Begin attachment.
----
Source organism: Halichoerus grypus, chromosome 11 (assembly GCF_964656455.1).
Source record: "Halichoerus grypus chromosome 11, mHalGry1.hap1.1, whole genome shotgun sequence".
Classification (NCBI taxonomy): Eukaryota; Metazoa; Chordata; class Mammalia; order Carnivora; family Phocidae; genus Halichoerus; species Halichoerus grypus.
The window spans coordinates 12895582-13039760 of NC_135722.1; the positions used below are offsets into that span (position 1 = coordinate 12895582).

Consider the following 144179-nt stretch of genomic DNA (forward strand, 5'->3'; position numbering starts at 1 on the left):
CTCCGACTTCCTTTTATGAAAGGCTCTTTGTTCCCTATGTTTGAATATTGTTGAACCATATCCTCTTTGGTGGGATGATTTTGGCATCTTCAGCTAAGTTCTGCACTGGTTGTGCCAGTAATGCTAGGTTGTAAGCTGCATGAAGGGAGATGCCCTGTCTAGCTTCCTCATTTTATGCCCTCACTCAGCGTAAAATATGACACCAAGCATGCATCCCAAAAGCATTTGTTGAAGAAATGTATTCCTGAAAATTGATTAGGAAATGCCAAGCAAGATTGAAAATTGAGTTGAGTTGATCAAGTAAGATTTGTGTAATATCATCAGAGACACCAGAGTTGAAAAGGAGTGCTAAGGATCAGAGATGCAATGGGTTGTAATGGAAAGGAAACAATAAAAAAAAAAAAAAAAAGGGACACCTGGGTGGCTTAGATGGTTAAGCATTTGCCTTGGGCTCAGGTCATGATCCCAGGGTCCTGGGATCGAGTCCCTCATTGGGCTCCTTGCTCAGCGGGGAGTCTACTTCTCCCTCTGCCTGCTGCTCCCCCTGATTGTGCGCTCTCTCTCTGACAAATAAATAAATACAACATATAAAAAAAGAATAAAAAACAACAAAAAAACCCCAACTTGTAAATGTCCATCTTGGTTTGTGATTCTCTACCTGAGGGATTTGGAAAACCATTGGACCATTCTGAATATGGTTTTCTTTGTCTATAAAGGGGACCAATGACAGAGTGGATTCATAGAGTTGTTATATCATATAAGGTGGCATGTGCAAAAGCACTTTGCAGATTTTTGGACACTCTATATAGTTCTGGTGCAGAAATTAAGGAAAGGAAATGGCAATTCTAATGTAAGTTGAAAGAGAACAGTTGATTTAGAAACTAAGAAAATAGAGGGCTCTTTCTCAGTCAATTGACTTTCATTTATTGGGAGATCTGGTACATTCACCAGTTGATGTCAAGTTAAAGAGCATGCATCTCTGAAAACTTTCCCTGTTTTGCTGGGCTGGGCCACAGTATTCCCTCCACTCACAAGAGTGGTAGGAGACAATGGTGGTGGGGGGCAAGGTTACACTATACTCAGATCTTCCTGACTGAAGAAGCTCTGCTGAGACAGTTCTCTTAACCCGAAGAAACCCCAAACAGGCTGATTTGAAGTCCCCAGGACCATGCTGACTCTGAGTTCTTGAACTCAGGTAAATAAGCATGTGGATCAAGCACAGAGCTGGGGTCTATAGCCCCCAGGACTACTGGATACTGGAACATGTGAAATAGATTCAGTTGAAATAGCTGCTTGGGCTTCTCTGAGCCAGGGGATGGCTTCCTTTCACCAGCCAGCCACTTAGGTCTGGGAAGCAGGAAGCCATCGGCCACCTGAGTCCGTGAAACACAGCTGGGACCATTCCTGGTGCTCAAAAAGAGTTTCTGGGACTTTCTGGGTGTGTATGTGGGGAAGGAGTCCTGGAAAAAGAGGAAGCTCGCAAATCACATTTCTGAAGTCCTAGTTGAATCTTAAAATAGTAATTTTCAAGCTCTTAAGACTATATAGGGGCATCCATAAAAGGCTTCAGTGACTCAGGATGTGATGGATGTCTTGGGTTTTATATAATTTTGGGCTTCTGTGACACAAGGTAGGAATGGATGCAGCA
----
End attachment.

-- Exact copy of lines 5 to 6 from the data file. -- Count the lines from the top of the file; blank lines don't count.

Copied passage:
Consider the following 144179-nt stretch of genomic DNA (forward strand, 5'->3'; position numbering starts at 1 on the left):
CTCCGACTTCCTTTTATGAAAGGCTCTTTGTTCCCTATGTTTGAATATTGTTGAACCATATCCTCTTTGGTGGGATGATTTTGGCATCTTCAGCTAAGTTCTGCACTGGTTGTGCCAGTAATGCTAGGTTGTAAGCTGCATGAAGGGAGATGCCCTGTCTAGCTTCCTCATTTTATGCCCTCACTCAGCGTAAAATATGACACCAAGCATGCATCCCAAAAGCATTTGTTGAAGAAATGTATTCCTGAAAATTGATTAGGAAATGCCAAGCAAGATTGAAAATTGAGTTGAGTTGATCAAGTAAGATTTGTGTAATATCATCAGAGACACCAGAGTTGAAAAGGAGTGCTAAGGATCAGAGATGCAATGGGTTGTAATGGAAAGGAAACAATAAAAAAAAAAAAAAAAAGGGACACCTGGGTGGCTTAGATGGTTAAGCATTTGCCTTGGGCTCAGGTCATGATCCCAGGGTCCTGGGATCGAGTCCCTCATTGGGCTCCTTGCTCAGCGGGGAGTCTACTTCTCCCTCTGCCTGCTGCTCCCCCTGATTGTGCGCTCTCTCTCTGACAAATAAATAAATACAACATATAAAAAAAGAATAAAAAACAACAAAAAAACCCCAACTTGTAAATGTCCATCTTGGTTTGTGATTCTCTACCTGAGGGATTTGGAAAACCATTGGACCATTCTGAATATGGTTTTCTTTGTCTATAAAGGGGACCAATGACAGAGTGGATTCATAGAGTTGTTATATCATATAAGGTGGCATGTGCAAAAGCACTTTGCAGATTTTTGGACACTCTATATAGTTCTGGTGCAGAAATTAAGGAAAGGAAATGGCAATTCTAATGTAAGTTGAAAGAGAACAGTTGATTTAGAAACTAAGAAAATAGAGGGCTCTTTCTCAGTCAATTGACTTTCATTTATTGGGAGATCTGGTACATTCACCAGTTGATGTCAAGTTAAAGAGCATGCATCTCTGAAAACTTTCCCTGTTTTGCTGGGCTGGGCCACAGTATTCCCTCCACTCACAAGAGTGGTAGGAGACAATGGTGGTGGGGGGCAAGGTTACACTATACTCAGATCTTCCTGACTGAAGAAGCTCTGCTGAGACAGTTCTCTTAACCCGAAGAAACCCCAAACAGGCTGATTTGAAGTCCCCAGGACCATGCTGACTCTGAGTTCTTGAACTCAGGTAAATAAGCATGTGGATCAAGCACAGAGCTGGGGTCTATAGCCCCCAGGACTACTGGATACTGGAACATGTGAAATAGATTCAGTTGAAATAGCTGCTTGGGCTTCTCTGAGCCAGGGGATGGCTTCCTTTCACCAGCCAGCCACTTAGGTCTGGGAAGCAGGAAGCCATCGGCCACCTGAGTCCGTGAAACACAGCTGGGACCATTCCTGGTGCTCAAAAAGAGTTTCTGGGACTTTCTGGGTGTGTATGTGGGGAAGGAGTCCTGGAAAAAGAGGAAGCTCGCAAATCACATTTCTGAAGTCCTAGTTGAATCTTAAAATAGTAATTTTCAAGCTCTTAAGACTATATAGGGGCATCCATAAAAGGCTTCAGTGACTCAGGATGTGATGGATGTCTTGGGTTTTATATAATTTTGGGCTTCTGTGACACAAGGTAGGAATGGATGCAGCA